KUALA LUMPUR, Oct 20 — Preventive detention reintroduced through the newly-amended Prevention of Crime Act (PCA) cannot be abused to target political opponents, Home Minister Datuk Seri Ahmad Zahid Hamidi insisted today.
In an interview with weekend edition The Star newspaper, Zahid also sought to differentiate the detention powers provided by the PCA from those provided by now-repealed laws, saying this was not detention without trial as these may now be reviewed by the High Court following a decision.
“With the PCA, you can’t go wrong. You can’t use it against politicians unless, of course, the politician concerned is involved with the underworld or other criminal activities,” Ahmad Zahid told The Sunday Star.
“In my mind, there is no way the PCA can be misused because it is very specific and focused solely on criminals.”
Unlike the Internal Security Act (ISA), which he described as “too general and broad”, Zahid said that the PCA is criminal-specific and thereby precluded claims that it was similar to and meant to replace the repealed law.
In the ISA, there were three broad categories for detention under Section 73, he said, which included economic sabotage, religious sabotage and political sabotage.
“You can’t detain someone under the PCA for, say, threatening public security because it is purely used for a criminal act,” he explained.
Zahid also stressed that preventive detention in the PCA was re-introduced following Prime Minister Datuk Seri Najib Razak’s strict directive that there will be no detention without trial.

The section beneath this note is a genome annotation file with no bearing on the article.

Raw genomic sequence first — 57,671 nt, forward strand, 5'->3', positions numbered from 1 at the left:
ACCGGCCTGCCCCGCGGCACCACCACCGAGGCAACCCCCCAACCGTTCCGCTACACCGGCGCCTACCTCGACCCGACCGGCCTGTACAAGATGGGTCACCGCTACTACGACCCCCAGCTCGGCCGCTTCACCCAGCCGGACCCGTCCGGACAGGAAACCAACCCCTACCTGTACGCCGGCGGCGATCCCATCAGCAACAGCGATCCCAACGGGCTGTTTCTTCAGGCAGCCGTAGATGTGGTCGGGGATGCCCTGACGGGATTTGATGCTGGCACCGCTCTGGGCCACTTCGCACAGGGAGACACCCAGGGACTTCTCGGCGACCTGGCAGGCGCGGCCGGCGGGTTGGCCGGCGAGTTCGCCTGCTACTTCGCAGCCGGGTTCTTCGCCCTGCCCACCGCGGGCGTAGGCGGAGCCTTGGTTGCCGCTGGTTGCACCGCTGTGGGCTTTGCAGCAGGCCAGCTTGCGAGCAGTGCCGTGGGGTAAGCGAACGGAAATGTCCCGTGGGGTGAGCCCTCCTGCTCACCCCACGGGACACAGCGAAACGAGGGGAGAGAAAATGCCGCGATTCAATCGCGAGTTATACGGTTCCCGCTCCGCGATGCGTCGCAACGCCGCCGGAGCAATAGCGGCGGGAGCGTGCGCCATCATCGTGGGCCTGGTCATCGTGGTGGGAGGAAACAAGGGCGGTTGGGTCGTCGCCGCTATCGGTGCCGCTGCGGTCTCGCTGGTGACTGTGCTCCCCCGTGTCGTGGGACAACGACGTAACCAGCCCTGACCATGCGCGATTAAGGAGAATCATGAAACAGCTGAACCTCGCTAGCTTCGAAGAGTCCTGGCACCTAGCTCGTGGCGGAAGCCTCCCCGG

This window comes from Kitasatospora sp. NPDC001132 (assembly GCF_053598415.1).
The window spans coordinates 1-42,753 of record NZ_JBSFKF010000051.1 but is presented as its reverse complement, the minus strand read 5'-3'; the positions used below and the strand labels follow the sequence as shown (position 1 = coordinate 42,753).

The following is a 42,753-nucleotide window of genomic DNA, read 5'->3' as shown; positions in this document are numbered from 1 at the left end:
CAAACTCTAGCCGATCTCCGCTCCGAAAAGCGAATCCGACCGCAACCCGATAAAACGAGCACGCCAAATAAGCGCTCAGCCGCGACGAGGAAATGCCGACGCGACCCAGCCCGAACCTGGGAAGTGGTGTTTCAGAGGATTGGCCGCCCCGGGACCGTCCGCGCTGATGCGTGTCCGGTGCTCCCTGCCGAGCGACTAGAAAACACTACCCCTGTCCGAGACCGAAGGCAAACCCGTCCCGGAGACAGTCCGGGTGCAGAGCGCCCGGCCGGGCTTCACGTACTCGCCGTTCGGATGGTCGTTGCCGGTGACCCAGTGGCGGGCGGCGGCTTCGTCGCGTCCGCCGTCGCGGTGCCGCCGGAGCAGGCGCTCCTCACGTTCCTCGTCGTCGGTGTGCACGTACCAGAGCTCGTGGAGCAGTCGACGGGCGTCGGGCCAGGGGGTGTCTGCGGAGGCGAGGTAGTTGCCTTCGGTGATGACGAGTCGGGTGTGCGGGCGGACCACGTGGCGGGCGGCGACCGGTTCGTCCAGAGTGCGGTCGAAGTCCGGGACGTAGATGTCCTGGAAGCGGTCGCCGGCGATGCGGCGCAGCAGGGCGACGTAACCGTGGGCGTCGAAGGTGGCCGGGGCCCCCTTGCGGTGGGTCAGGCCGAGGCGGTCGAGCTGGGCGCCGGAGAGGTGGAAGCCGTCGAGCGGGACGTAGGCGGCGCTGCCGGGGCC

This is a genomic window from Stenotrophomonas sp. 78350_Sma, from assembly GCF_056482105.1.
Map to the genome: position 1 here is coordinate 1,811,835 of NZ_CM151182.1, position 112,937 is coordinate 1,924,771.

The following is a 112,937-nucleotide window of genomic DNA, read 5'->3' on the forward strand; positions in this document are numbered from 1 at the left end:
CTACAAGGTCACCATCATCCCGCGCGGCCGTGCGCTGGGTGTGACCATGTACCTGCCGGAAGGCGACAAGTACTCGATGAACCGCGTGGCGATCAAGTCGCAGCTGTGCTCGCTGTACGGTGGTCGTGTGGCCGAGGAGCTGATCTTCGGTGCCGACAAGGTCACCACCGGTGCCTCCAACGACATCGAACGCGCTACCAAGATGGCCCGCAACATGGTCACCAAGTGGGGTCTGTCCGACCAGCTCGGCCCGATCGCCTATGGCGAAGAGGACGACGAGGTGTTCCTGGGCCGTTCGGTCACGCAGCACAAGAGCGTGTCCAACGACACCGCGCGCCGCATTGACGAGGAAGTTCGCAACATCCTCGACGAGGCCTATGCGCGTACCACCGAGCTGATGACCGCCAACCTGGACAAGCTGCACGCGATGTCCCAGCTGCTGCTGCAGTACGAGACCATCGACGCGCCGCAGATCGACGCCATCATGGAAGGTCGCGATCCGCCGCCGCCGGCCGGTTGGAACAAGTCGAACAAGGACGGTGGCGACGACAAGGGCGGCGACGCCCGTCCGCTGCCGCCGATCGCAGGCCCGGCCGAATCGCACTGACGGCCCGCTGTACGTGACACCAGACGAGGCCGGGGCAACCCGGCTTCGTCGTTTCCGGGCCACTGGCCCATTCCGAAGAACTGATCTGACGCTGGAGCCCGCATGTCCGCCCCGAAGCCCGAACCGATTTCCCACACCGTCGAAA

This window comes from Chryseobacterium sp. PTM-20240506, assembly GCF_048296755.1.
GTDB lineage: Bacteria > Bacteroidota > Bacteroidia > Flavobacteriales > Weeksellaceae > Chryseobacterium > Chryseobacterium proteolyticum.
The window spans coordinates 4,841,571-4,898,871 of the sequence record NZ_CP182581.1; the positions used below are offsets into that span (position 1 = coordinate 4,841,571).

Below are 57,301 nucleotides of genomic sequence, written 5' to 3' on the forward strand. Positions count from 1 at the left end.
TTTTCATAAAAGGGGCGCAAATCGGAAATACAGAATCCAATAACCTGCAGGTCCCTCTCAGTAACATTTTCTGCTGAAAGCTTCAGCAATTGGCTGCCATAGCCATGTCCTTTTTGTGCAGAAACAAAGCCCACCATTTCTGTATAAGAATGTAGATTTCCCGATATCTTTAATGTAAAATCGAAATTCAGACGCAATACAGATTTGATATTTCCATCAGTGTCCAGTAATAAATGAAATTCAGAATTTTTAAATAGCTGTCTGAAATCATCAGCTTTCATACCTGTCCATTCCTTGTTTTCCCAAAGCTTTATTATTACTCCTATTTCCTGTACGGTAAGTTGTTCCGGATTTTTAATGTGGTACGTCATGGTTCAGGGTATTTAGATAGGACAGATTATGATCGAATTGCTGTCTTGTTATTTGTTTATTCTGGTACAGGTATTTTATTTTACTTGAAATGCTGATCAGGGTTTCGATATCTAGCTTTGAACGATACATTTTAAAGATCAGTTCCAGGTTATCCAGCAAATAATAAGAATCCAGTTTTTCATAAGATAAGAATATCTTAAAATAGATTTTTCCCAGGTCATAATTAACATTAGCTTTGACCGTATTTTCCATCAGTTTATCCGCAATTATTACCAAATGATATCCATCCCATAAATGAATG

“As for the decision to detain someone, this can be reviewed by the High Court once that decision has been made. To me, this is not detention without trial because the detention is preventive,” he said.
The Prevention of Crime (Amendment and Extension) 2013 Bill was passed early this month in a Parliament session that extended past midnight.
It was passed on a voice majority by government supporters at 12.50am, despite protests from opposition lawmakers who accused the government of backpedalling on its promise for political reform by reinstating arbitrary detention powers.
The amended PCA effectively reintroduces detention without trial into the country’s statute books, a key element that the Najib administration had done away with when the ISA and Emergency Ordinance (EO) were repealed.
However, Putrajaya withdrew several Bills containing a raft of amendments to other crime laws that were tabled in support of the contentious tweaks to the Prevention of Crime Act 1959 (PCA) due to lack of time.
The Bills, which were due for second reading, included amendments to laws like the Penal Code and Criminal Procedure Code that were part of the government’s efforts to fight organised crime.